From Screw-down to Standing-seam Metal Roofing

Time to reroof an old screw-down metal roof? Are you thinking about upgrading to a new standing-seam roof? Great idea! Today’s new standing-seam roofs are truly state-of-the-art; available in many profiles and finishes; and, more importantly, address many of the issues encountered in older generation screw-down metal roofs.

Caulk, roof coating and tar patches were used to cover leaking fasteners and panel end laps.

Caulk, roof coating and tar patches were used to cover leaking fasteners and panel end laps.

The screw-down metal roof and wall panel has been the backbone of the metal building industry since its inception and still represents a significant part of the total market. Screw-down panels are lightweight, durable, inexpensive and strong enough to span up to 5 feet between structural supports. Screw-down roofs and walls also have a wonderful physical property: The panels can and frequently are used as “diaphragm bracing,” securely holding the building’s roof purlins and wall girts in position, adding rigidity to the structure in much the same way drywall strengthens stud walls. This is a huge material—and labor—cost saver!

The early systems were not without problems, however; much of the technology we take for granted today did not exist in the early years of pre-engineered buildings. Many roofs during the late ’60s thru early ’80s were installed using 10-year life fasteners to secure a 30-plus-year life roof.

The fastener issue seems crazy today given the numerous inexpensive, long-life, weathertight, self-drilling screws available. Back when I started in the metal building industry, you could have the newly developed “self-drilling” cadmium fasteners or “self-tapping” stainless. Self-tapping meant you had to pre-drill a hole in the panel and purlin to install it—a much slower and more expensive process. Most of us used the less expensive but (unknown to us at the time) fairly short-life cadmium-coated fasteners and often never provided the option of a stainless upgrade to our customers.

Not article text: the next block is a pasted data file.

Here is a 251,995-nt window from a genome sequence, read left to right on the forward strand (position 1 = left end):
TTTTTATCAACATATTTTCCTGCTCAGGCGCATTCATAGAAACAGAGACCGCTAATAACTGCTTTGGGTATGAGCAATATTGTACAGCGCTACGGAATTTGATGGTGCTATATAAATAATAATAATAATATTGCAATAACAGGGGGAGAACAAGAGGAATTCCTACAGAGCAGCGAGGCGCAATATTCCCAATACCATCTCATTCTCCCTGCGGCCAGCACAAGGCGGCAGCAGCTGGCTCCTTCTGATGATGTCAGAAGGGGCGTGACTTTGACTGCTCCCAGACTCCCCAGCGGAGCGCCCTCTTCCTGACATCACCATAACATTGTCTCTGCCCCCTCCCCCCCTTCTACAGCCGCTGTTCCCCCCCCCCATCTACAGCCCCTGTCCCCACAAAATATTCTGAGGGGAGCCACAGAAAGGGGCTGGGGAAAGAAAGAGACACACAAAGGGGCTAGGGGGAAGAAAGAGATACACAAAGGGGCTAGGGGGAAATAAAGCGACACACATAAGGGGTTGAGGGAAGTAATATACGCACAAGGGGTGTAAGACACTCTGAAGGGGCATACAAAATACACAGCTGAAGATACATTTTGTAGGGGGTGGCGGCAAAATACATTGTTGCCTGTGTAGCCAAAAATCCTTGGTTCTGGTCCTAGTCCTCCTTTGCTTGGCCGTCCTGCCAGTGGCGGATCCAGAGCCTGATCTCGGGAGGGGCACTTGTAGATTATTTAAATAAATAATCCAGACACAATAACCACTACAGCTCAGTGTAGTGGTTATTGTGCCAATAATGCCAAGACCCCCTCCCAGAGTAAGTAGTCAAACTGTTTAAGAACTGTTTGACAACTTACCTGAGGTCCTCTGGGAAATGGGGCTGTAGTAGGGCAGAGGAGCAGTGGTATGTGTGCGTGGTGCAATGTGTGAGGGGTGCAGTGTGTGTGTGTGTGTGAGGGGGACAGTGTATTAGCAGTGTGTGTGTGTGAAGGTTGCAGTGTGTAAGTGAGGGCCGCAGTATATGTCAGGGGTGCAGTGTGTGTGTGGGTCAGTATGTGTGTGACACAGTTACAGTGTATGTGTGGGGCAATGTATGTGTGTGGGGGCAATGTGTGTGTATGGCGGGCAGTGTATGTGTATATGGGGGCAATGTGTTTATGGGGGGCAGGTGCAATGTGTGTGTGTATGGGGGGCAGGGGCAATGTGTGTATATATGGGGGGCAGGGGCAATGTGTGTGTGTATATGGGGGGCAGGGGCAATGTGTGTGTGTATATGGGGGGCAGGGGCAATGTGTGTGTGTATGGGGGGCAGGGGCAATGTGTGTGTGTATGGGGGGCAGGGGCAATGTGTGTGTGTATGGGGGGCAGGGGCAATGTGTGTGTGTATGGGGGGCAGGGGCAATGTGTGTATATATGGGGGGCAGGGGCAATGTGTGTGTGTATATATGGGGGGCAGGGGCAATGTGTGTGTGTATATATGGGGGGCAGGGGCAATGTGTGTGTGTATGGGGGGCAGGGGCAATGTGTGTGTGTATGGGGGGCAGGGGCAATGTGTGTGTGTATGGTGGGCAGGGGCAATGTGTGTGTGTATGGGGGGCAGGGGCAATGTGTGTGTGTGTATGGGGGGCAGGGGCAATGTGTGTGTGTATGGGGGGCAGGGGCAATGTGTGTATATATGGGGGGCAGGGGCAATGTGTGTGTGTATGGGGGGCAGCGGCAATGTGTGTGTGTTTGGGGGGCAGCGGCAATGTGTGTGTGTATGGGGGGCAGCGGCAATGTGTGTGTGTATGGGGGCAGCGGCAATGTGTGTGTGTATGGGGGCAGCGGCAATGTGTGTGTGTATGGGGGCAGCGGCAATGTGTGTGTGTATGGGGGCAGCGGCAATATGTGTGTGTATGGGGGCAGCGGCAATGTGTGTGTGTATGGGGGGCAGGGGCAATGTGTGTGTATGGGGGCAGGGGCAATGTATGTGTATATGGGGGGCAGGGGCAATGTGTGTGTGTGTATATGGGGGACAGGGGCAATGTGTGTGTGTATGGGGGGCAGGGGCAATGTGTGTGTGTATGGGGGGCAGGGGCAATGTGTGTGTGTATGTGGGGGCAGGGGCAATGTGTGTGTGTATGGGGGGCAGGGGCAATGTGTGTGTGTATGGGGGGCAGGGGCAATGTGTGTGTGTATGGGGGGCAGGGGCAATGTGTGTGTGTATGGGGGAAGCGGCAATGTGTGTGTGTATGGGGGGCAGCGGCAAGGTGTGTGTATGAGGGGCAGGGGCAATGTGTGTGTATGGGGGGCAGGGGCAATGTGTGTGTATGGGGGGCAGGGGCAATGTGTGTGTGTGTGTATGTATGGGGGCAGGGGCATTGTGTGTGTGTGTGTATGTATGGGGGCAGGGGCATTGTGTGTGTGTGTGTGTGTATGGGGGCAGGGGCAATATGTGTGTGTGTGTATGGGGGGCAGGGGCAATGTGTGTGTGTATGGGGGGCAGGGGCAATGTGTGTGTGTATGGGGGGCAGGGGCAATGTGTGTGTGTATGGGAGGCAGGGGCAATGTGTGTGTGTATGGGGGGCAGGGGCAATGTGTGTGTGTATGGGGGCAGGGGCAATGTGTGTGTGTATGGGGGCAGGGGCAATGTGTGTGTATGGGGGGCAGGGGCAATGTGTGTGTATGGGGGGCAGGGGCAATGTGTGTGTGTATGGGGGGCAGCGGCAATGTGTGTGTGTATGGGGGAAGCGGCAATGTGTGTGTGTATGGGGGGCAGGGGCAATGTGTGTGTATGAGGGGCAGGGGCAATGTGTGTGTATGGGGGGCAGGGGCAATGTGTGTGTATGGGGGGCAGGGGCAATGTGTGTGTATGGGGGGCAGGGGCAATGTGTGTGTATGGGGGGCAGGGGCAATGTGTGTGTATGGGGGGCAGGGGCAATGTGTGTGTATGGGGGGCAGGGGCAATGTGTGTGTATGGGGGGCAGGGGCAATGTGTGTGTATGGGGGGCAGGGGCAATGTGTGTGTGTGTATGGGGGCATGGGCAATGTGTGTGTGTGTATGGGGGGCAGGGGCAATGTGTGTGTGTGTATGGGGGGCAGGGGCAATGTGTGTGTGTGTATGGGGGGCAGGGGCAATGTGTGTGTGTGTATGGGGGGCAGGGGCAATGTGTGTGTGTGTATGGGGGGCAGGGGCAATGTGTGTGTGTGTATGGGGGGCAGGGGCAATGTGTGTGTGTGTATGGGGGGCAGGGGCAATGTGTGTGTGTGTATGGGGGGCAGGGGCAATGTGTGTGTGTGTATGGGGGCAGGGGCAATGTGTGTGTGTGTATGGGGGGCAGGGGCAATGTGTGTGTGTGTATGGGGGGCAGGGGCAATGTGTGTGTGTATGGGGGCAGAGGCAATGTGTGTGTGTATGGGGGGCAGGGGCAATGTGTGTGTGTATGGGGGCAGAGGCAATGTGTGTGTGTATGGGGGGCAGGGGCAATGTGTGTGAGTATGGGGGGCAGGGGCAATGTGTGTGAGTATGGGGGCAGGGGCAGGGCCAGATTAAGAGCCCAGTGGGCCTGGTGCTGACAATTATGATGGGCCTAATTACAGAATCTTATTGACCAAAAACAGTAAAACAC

Another shortcoming with screw-down roof panels is that, generally speaking, screw-down panels on metal buildings should be a maximum length of about 80 feet. Longer roof-panel runs frequently suffered rips or slots in the metal caused by expansion and contraction. Metal panels expand and contract at a rate of about 1 inch per 100 feet of panel run. This is normally absorbed by the back and forth rolling of the roof purlin and some panel bowing, but after 80 feet or so they can no longer absorb the movement resulting in trauma to the panels and trim. I have frequently seen this 80-foot limit exceeded.

a rusted fastener has caused the surrounding metal to corrode and fail.

A rusted fastener has caused the surrounding
metal to corrode and fail.

Standing-seam panels eliminate both of these shortcomings. The panels are attached to “sliding clips”. These clips are screwed to the purlins and seamed into the side laps of the panels securing them and thus the panels have very few, if any, exposed fasteners. The clips maintain a solid connection with the structure of the building while still allowing the panels, which can be 150 feet or longer, to move with expansion and contraction forces without damage.

This is great news for the building owner: You’re providing a more watertight roof, few if any penetrations, and expansion and contraction ability. It does come with a catch, however; standing-seam panels, because they move, do not provide diaphragm strength. The building’s roof purlins must have significantly more bridging and bracing to keep them in their correct and upright position. This is automatically taken care of in new building design but when it comes time to reroof an older building, removing the existing screw-down roof could remove the diaphragm bracing it once provided and make the building structurally unsound. Yes, that’s bad!

PHOTOS: ROOF HUGGER INC.

Pages: 1 2 3